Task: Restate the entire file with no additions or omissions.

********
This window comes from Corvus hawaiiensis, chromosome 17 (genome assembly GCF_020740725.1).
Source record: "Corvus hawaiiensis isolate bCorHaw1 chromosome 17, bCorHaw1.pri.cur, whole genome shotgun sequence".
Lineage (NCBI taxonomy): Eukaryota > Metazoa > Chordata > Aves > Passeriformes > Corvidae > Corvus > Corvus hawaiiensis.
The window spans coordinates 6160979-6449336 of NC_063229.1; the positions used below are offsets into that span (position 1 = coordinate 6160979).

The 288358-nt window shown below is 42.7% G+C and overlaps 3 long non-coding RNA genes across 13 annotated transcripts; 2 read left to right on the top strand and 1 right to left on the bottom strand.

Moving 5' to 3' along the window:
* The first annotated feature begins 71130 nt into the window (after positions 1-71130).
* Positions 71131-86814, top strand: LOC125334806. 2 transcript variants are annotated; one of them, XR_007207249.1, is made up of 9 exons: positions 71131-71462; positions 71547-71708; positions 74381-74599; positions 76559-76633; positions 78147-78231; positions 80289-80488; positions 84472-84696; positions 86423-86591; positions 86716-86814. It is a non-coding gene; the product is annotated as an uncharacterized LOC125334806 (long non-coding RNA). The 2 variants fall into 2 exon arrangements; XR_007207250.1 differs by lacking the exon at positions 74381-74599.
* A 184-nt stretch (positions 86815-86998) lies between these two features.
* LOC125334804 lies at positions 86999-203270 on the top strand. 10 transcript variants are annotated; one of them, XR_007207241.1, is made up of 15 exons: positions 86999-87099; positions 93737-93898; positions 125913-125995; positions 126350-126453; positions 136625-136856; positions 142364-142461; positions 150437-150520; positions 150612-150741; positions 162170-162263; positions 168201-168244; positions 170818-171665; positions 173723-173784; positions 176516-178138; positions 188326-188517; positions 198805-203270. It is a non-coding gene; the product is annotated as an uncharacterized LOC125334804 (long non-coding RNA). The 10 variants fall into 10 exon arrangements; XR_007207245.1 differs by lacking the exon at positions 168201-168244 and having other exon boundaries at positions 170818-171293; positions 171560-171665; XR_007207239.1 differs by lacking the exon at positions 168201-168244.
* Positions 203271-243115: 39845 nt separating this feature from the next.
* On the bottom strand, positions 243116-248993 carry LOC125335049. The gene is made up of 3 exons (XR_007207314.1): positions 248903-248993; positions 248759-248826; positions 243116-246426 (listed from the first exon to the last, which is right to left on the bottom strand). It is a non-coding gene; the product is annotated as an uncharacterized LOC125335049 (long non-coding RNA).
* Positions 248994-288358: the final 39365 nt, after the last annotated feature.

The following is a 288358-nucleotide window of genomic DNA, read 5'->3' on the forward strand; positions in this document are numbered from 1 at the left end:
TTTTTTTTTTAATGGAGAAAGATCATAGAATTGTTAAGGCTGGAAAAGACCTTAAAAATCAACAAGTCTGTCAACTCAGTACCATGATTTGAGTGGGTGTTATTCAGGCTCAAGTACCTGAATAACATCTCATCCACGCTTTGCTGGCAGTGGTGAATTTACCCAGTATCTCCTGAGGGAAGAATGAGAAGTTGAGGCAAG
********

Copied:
This window comes from Corvus hawaiiensis, chromosome 17 (genome assembly GCF_020740725.1).
Source record: "Corvus hawaiiensis isolate bCorHaw1 chromosome 17, bCorHaw1.pri.cur, whole genome shotgun sequence".
Lineage (NCBI taxonomy): Eukaryota > Metazoa > Chordata > Aves > Passeriformes > Corvidae > Corvus > Corvus hawaiiensis.
The window spans coordinates 6160979-6449336 of NC_063229.1; the positions used below are offsets into that span (position 1 = coordinate 6160979).

The 288358-nt window shown below is 42.7% G+C and overlaps 3 long non-coding RNA genes across 13 annotated transcripts; 2 read left to right on the top strand and 1 right to left on the bottom strand.

Moving 5' to 3' along the window:
* The first annotated feature begins 71130 nt into the window (after positions 1-71130).
* Positions 71131-86814, top strand: LOC125334806. 2 transcript variants are annotated; one of them, XR_007207249.1, is made up of 9 exons: positions 71131-71462; positions 71547-71708; positions 74381-74599; positions 76559-76633; positions 78147-78231; positions 80289-80488; positions 84472-84696; positions 86423-86591; positions 86716-86814. It is a non-coding gene; the product is annotated as an uncharacterized LOC125334806 (long non-coding RNA). The 2 variants fall into 2 exon arrangements; XR_007207250.1 differs by lacking the exon at positions 74381-74599.
* A 184-nt stretch (positions 86815-86998) lies between these two features.
* LOC125334804 lies at positions 86999-203270 on the top strand. 10 transcript variants are annotated; one of them, XR_007207241.1, is made up of 15 exons: positions 86999-87099; positions 93737-93898; positions 125913-125995; positions 126350-126453; positions 136625-136856; positions 142364-142461; positions 150437-150520; positions 150612-150741; positions 162170-162263; positions 168201-168244; positions 170818-171665; positions 173723-173784; positions 176516-178138; positions 188326-188517; positions 198805-203270. It is a non-coding gene; the product is annotated as an uncharacterized LOC125334804 (long non-coding RNA). The 10 variants fall into 10 exon arrangements; XR_007207245.1 differs by lacking the exon at positions 168201-168244 and having other exon boundaries at positions 170818-171293; positions 171560-171665; XR_007207239.1 differs by lacking the exon at positions 168201-168244.
* Positions 203271-243115: 39845 nt separating this feature from the next.
* On the bottom strand, positions 243116-248993 carry LOC125335049. The gene is made up of 3 exons (XR_007207314.1): positions 248903-248993; positions 248759-248826; positions 243116-246426 (listed from the first exon to the last, which is right to left on the bottom strand). It is a non-coding gene; the product is annotated as an uncharacterized LOC125335049 (long non-coding RNA).
* Positions 248994-288358: the final 39365 nt, after the last annotated feature.

The following is a 288358-nucleotide window of genomic DNA, read 5'->3' on the forward strand; positions in this document are numbered from 1 at the left end:
TTTTTTTTTTAATGGAGAAAGATCATAGAATTGTTAAGGCTGGAAAAGACCTTAAAAATCAACAAGTCTGTCAACTCAGTACCATGATTTGAGTGGGTGTTATTCAGGCTCAAGTACCTGAATAACATCTCATCCACGCTTTGCTGGCAGTGGTGAATTTACCCAGTATCTCCTGAGGGAAGAATGAGAAGTTGAGGCAAG